Flying Solo

I recently met this adult, non-breeding Black-bellied Plover (Pluvialis squatarola) on the beach near my house. The big bill is a standout feature on this, the largest member of the plover family.

The other key identifier is that they do not flock together. Unlike other plovers, this species was practicing social distancing before it was cool.

Talk about racking up frequent flier miles, these plovers winter along all the US coastlines but their summer breeding range is way up north of the Arctic Circle.

Dotted Beebalm

Fridays are usually a half day of work for me. I was especially happy to get out early yesterday since it was warm and sunny (after a week of gray, chilly weather).

I finally made it over to Weedon Island Preserve. The state bought the island in 1974, to protect the remnants of what was once a thriving Manasota village. Now managed by Pinellas County, wildlife abounds in the preserve which I was excited to explore.

As so often happens, I came across something new for me to learn about. Dotted Beebalm (Monarda punctata), also known as Horsemint, is a fragrant and showy member of the mint family.

The lavender-pink bracts are the visual highlight but the small, yellow tubular flowers are the main draw for pollinators. Thriving in salty, sandy soil this native plant attracts wasp species that prey on harmful caterpillars and insects.

All that and it smells good, too (reminiscent of thyme). I can’t wait to plant some, it will be a great addition to my yard!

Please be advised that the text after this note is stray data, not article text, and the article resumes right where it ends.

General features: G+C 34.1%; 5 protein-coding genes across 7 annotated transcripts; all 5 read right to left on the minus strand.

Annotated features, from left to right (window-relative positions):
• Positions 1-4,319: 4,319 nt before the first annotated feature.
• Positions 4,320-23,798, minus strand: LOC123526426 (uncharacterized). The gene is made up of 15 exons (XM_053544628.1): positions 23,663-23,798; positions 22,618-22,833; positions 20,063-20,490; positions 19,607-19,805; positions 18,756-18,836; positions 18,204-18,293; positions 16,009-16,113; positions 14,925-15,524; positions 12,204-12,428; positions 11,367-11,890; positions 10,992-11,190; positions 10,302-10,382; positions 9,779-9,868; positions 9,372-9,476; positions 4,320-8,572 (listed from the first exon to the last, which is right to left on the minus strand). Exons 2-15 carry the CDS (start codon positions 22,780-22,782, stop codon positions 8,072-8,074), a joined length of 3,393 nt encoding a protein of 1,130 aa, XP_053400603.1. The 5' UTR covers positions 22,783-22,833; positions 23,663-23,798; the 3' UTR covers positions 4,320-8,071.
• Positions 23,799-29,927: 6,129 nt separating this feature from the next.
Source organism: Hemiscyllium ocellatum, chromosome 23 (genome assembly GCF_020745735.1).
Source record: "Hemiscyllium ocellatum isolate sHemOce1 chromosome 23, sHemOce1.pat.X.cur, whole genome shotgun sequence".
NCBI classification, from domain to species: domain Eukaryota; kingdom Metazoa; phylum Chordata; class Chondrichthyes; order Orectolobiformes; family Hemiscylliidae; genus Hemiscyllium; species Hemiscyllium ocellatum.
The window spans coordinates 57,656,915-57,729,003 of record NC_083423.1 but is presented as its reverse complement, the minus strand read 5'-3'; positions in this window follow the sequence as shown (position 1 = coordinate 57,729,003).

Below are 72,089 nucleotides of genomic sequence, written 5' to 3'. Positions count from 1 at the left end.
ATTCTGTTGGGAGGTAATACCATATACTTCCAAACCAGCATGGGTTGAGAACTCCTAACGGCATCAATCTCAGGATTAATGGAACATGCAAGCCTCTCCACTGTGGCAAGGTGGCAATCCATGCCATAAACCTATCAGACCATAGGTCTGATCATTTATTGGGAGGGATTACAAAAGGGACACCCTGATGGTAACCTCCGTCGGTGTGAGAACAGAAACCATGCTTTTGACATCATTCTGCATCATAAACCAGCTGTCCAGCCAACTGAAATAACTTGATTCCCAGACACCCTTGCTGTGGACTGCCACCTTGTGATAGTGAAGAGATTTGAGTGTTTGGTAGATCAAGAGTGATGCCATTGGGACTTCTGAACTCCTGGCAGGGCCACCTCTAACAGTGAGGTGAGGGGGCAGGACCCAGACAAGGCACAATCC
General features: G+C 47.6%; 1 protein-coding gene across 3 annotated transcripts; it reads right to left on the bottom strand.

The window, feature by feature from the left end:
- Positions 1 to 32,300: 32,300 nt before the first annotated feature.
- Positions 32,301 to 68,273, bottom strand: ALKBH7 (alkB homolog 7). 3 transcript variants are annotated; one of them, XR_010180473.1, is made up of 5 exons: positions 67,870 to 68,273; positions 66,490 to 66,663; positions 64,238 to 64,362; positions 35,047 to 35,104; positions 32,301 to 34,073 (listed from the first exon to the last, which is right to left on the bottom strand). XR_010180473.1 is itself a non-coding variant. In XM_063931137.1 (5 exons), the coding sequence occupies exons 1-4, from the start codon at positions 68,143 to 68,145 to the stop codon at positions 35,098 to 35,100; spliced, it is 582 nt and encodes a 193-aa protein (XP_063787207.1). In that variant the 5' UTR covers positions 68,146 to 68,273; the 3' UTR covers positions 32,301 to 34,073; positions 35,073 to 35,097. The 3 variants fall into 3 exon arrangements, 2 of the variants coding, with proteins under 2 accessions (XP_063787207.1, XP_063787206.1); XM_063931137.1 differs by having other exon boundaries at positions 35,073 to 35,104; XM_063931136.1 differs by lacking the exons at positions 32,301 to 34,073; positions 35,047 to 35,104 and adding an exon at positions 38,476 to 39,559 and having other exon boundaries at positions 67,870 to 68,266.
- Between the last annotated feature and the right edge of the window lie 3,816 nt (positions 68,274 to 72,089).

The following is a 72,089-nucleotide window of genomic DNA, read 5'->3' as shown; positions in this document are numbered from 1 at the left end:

Pretty Little Weed

Considered an invasive species here in Florida, Ceasar Weed (Urena lobata) is highly prized in other parts of the world. A member of the hibiscus family (along with cotton), Ceasar Weed’s long fibers make great cordage.

A good substitute for flax and jute, it is widely grown in Africa giving rise to its other common name, Congo Jute. According to one source, the cordage industry brought this plant to the state in the 1880s for cultivation. A program that never panned out.

A hundred and forty years later this shrub, with the attractive red stems and dainty pink flowers, is here to stay. The seed casings are covered in stiff hairs that attach easily to any soft object (like my socks or deer fur) which enables them to hitchhike across the landscape with ease.

It’s not all bad news though, the plant has known antibacterial properties as well as other possible medicinal uses.

Meet Shaggy

While lounging in my hammock yesterday afternoon a small, round blob in the water caught my eye. Thinking it was some kind of plastic debris, I hopped up to grab it.

Upon close inspection, however, I realized the blob was most definitely not trash. In fact, it was alive and changing shape! I took a few photos but then realized that it probably needed to be immersed.

Since I wasn’t sure about the creature’s defense mechanisms, I used a leaf to gently move it into a nearby coconut shell. After I filled the shell with water, I felt better about stealing a few more moments of the shape-shifting blob’s time.

My homework last night was to identify my gooey little friend. With a bit of searching, I stumbled across the helpful sea slug forum (yes, folks, there is a sea slug forum).